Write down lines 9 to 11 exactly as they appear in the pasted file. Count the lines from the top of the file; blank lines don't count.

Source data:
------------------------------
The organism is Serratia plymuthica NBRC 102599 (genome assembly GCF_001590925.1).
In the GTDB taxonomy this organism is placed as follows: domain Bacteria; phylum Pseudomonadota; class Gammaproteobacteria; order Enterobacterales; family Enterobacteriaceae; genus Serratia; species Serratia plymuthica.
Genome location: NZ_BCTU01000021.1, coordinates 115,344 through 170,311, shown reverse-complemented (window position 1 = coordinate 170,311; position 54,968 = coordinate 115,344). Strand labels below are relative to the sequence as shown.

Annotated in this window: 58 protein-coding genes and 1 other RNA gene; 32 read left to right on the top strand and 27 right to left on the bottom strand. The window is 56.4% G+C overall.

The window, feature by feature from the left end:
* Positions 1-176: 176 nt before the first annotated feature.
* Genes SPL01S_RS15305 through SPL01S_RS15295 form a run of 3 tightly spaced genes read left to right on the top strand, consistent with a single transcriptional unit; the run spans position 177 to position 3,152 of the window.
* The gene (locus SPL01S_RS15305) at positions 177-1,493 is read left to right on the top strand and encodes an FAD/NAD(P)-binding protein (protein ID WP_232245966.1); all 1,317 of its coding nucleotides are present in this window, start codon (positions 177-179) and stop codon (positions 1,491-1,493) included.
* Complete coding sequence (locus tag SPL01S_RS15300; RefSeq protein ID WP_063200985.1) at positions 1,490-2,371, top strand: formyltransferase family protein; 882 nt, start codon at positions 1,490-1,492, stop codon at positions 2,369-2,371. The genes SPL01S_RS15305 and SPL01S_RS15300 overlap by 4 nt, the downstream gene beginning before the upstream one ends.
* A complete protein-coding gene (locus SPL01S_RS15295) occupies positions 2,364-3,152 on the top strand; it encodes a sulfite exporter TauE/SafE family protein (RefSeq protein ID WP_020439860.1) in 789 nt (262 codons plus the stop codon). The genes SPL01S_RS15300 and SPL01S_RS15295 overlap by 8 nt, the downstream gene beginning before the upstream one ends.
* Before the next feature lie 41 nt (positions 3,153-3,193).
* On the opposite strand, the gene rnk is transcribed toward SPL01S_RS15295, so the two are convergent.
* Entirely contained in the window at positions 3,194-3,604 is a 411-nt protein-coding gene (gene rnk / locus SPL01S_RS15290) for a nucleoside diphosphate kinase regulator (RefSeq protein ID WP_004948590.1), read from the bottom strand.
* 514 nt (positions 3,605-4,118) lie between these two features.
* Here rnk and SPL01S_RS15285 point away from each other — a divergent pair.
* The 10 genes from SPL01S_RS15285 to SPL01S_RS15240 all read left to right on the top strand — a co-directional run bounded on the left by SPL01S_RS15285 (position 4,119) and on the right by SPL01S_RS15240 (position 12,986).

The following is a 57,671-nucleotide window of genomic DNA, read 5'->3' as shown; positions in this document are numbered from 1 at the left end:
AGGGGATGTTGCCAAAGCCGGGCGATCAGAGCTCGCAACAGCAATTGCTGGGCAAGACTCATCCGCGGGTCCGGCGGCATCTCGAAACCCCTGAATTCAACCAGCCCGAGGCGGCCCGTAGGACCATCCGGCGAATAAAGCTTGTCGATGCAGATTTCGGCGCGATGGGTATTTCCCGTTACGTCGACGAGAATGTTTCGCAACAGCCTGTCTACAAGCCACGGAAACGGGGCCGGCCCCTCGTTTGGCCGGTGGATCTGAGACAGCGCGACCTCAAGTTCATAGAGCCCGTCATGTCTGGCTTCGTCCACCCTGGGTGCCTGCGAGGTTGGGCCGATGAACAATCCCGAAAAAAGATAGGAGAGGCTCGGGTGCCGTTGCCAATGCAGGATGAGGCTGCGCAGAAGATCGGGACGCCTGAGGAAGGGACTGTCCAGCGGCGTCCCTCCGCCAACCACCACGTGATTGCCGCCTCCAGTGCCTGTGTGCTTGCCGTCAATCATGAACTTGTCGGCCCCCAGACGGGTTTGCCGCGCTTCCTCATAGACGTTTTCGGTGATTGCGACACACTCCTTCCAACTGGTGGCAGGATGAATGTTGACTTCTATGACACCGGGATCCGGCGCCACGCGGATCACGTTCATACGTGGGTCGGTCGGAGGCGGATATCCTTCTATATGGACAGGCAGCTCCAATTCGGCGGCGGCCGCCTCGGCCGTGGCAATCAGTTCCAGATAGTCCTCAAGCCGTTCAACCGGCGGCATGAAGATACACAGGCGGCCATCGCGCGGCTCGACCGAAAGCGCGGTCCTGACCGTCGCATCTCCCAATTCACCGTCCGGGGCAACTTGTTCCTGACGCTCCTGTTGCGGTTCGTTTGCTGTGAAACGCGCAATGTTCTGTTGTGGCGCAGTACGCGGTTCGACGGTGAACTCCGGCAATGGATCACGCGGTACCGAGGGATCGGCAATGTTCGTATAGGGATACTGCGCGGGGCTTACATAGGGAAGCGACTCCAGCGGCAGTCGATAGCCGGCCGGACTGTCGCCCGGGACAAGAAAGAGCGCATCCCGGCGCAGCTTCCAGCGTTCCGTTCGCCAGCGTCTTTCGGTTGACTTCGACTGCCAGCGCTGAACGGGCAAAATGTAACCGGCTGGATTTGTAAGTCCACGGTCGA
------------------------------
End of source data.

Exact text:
* Complete coding sequence (locus tag SPL01S_RS15300; RefSeq protein ID WP_063200985.1) at positions 1,490-2,371, top strand: formyltransferase family protein; 882 nt, start codon at positions 1,490-1,492, stop codon at positions 2,369-2,371. The genes SPL01S_RS15305 and SPL01S_RS15300 overlap by 4 nt, the downstream gene beginning before the upstream one ends.
* A complete protein-coding gene (locus SPL01S_RS15295) occupies positions 2,364-3,152 on the top strand; it encodes a sulfite exporter TauE/SafE family protein (RefSeq protein ID WP_020439860.1) in 789 nt (262 codons plus the stop codon). The genes SPL01S_RS15300 and SPL01S_RS15295 overlap by 8 nt, the downstream gene beginning before the upstream one ends.
* Before the next feature lie 41 nt (positions 3,153-3,193).